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King County approves sales tax increase to fund housing for ‘chronically homeless’

The Exhibition Hall at the Seattle Center recently housed a temporary men's shelter, operated by the Downtown Emergency Service Center. (Photo by Karen Ducey/Getty Images)

King County Council approved a sales tax increase Tuesday, in a bid to provide added funding to help house the region’s homeless population.

King County reducing shelter concentrations, moving people to hotels

The council labeled the move “unprecedented,” totaling a 0.1% increase in sales tax to provide permanent supportive housing for King County’s “chronically homeless.” That would encompass roughly 4,500 people in the county alone, with the tax creating space for roughly 2,000 of them. The tax goes into effect on Jan. 1, 2021.

“This unprecedented investment will provide a stable and long-term funding stream to house upwards of 2,000 people living chronically homeless, as well as behavioral health care,” Councilmember Joe McDermott said. “People experiencing chronic homelessness are bearing the brunt of inequality in our region and need housing and support services to empower their path to health and stability.”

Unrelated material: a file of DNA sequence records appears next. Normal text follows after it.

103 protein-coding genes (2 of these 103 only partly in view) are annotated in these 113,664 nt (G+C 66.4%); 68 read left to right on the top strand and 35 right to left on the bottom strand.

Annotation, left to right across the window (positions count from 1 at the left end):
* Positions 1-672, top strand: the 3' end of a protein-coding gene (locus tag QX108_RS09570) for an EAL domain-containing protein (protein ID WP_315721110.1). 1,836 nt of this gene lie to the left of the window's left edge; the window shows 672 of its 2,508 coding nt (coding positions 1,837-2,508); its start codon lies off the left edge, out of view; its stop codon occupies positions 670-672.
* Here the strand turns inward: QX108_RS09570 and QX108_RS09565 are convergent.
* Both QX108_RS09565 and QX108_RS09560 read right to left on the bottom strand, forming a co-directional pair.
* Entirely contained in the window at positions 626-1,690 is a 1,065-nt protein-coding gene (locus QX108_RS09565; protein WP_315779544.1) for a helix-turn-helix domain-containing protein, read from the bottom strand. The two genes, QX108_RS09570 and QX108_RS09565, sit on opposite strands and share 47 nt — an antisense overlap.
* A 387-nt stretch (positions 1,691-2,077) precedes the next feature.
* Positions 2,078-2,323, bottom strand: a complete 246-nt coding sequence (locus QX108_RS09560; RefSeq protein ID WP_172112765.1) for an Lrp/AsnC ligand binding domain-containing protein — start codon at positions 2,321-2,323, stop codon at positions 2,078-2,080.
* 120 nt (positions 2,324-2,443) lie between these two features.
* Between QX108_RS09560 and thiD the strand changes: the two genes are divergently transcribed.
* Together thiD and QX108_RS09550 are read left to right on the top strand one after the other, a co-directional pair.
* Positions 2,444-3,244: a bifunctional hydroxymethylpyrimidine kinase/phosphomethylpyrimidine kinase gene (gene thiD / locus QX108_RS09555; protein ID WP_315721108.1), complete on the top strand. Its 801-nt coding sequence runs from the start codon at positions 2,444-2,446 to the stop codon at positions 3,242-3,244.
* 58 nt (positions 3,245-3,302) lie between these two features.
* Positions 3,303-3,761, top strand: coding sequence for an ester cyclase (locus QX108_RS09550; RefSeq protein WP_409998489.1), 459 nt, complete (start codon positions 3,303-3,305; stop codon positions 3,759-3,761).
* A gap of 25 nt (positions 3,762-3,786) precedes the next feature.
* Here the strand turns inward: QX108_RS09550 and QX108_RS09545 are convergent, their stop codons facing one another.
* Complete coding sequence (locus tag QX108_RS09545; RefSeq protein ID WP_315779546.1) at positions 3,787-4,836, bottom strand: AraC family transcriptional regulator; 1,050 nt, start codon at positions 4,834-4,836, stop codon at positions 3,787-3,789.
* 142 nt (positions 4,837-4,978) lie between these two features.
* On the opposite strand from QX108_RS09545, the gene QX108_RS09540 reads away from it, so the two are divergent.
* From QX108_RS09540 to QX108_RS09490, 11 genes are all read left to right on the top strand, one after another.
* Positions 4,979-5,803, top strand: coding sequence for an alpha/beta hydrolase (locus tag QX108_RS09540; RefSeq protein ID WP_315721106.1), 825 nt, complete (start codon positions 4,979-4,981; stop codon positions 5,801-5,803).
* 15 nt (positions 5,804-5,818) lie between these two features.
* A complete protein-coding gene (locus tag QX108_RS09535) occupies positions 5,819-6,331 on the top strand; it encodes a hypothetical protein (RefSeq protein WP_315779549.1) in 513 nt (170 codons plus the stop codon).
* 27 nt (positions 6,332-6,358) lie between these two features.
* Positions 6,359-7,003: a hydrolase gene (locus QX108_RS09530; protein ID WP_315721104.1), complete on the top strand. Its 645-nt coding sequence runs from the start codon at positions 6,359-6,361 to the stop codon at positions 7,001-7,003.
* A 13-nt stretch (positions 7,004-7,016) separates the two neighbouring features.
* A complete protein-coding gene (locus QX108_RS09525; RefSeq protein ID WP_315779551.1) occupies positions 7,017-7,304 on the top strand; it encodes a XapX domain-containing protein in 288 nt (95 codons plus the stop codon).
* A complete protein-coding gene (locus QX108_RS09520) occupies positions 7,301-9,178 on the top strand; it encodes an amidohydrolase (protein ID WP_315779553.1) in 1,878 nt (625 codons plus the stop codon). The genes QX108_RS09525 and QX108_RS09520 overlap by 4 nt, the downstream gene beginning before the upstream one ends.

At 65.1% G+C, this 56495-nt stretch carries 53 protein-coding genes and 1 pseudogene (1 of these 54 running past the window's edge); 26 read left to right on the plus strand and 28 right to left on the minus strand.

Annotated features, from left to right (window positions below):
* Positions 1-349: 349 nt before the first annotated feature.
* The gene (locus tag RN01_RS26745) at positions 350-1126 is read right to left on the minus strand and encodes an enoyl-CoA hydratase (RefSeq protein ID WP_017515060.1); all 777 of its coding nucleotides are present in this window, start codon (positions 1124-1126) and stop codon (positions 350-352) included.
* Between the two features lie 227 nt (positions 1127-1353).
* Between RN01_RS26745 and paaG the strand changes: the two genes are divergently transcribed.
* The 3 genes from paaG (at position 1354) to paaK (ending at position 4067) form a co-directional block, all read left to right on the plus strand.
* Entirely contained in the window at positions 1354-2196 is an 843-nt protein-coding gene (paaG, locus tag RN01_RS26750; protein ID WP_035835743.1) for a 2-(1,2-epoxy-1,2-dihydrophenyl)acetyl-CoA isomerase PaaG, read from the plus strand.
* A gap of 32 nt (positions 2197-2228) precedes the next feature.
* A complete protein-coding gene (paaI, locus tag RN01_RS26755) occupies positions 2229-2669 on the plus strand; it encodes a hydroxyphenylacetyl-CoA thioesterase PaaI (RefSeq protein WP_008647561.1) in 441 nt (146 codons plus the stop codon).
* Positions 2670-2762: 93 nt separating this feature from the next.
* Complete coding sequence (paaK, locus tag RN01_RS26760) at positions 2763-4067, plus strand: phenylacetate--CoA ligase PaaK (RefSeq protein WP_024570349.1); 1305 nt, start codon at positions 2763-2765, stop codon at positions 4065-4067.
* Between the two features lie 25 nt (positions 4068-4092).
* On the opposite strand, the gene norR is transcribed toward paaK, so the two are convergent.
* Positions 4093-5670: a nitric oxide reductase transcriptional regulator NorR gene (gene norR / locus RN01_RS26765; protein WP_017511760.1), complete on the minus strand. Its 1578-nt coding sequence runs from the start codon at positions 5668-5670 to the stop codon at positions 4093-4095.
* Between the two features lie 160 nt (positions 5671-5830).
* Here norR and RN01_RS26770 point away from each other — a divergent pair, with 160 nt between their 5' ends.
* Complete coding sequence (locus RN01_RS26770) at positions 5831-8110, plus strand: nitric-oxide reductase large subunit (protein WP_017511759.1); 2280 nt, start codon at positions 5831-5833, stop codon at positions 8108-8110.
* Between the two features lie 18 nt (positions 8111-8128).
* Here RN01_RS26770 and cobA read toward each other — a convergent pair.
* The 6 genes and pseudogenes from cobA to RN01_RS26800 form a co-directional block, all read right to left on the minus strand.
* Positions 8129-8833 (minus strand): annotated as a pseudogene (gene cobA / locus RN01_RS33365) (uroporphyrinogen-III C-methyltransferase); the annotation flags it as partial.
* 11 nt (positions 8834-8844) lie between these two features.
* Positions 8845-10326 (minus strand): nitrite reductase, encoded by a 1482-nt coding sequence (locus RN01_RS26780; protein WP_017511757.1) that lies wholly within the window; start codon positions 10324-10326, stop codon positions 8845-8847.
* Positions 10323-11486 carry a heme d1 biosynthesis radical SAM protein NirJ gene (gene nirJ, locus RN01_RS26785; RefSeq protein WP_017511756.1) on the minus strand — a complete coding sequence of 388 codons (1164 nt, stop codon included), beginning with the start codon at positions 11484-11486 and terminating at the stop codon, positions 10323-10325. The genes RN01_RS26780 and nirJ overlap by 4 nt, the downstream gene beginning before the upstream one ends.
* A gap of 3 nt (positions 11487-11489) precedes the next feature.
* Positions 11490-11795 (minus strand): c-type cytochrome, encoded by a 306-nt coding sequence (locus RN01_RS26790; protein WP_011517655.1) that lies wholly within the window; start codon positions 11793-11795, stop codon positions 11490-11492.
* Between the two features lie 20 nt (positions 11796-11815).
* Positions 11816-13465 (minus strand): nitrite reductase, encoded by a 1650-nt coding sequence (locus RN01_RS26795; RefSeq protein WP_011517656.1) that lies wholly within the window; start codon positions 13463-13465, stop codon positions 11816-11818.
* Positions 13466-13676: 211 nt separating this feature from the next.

Councilmember Reagan Dunn operated as the lone vote against the measure.

The county plans to use the money raised from the tax to “buy existing hotel, motels, and nursing homes,” and then convert those in supportive housing units.

This comes in a wake of a recent study on King County moving homeless into hotels to mitigate the spread of COVID-19. Those who spent time living in hotels saw across-the-board improvements in most aspects of their lives.

King County works to prevent spread of coronavirus among homeless

Participants were shaving and showering regularly, getting three meals a day, and were more frequently attending medical appointments. The downstream effect is that without having to worry about day-to-day survival, their attention could instead turn toward improving their respective situations long-term.

“When you’re living in crisis — which, you know, emergency shelters are named emergency shelters for reason, it is an emergency — when you remove the emergency, when you remove the crisis, people start to say, ‘I want to pursue a degree. I want to get a job. I want to find my housing,’” UW researcher Gregg Colburn told KIRO Radio.

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